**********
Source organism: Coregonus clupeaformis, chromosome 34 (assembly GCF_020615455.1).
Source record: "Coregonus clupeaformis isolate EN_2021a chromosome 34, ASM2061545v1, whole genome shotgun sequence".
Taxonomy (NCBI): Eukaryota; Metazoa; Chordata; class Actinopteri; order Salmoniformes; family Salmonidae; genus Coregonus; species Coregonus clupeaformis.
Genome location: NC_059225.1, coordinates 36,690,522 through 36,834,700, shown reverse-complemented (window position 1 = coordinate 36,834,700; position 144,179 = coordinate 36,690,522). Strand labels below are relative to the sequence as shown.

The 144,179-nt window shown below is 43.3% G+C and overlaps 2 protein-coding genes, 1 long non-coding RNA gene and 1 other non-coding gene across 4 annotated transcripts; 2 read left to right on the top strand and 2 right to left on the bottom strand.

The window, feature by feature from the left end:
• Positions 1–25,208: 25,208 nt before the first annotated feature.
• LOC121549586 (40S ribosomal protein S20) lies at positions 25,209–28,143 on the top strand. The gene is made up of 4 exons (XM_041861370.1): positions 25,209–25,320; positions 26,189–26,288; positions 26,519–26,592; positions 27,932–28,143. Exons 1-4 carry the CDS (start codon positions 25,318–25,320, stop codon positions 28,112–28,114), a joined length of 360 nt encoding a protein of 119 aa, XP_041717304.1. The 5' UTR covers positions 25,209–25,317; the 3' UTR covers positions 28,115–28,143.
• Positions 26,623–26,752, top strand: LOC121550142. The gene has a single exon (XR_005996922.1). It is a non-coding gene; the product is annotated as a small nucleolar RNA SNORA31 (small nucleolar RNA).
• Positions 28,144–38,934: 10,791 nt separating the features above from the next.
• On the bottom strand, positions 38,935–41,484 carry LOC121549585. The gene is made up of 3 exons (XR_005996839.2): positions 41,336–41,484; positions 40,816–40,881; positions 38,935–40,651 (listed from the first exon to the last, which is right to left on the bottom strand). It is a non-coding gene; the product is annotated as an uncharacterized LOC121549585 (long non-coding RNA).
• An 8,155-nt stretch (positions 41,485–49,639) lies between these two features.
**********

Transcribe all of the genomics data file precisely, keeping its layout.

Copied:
Source organism: Coregonus clupeaformis, chromosome 34 (assembly GCF_020615455.1).
Source record: "Coregonus clupeaformis isolate EN_2021a chromosome 34, ASM2061545v1, whole genome shotgun sequence".
Taxonomy (NCBI): Eukaryota; Metazoa; Chordata; class Actinopteri; order Salmoniformes; family Salmonidae; genus Coregonus; species Coregonus clupeaformis.
Genome location: NC_059225.1, coordinates 36,690,522 through 36,834,700, shown reverse-complemented (window position 1 = coordinate 36,834,700; position 144,179 = coordinate 36,690,522). Strand labels below are relative to the sequence as shown.

The 144,179-nt window shown below is 43.3% G+C and overlaps 2 protein-coding genes, 1 long non-coding RNA gene and 1 other non-coding gene across 4 annotated transcripts; 2 read left to right on the top strand and 2 right to left on the bottom strand.

The window, feature by feature from the left end:
• Positions 1–25,208: 25,208 nt before the first annotated feature.
• LOC121549586 (40S ribosomal protein S20) lies at positions 25,209–28,143 on the top strand. The gene is made up of 4 exons (XM_041861370.1): positions 25,209–25,320; positions 26,189–26,288; positions 26,519–26,592; positions 27,932–28,143. Exons 1-4 carry the CDS (start codon positions 25,318–25,320, stop codon positions 28,112–28,114), a joined length of 360 nt encoding a protein of 119 aa, XP_041717304.1. The 5' UTR covers positions 25,209–25,317; the 3' UTR covers positions 28,115–28,143.
• Positions 26,623–26,752, top strand: LOC121550142. The gene has a single exon (XR_005996922.1). It is a non-coding gene; the product is annotated as a small nucleolar RNA SNORA31 (small nucleolar RNA).
• Positions 28,144–38,934: 10,791 nt separating the features above from the next.
• On the bottom strand, positions 38,935–41,484 carry LOC121549585. The gene is made up of 3 exons (XR_005996839.2): positions 41,336–41,484; positions 40,816–40,881; positions 38,935–40,651 (listed from the first exon to the last, which is right to left on the bottom strand). It is a non-coding gene; the product is annotated as an uncharacterized LOC121549585 (long non-coding RNA).
• An 8,155-nt stretch (positions 41,485–49,639) lies between these two features.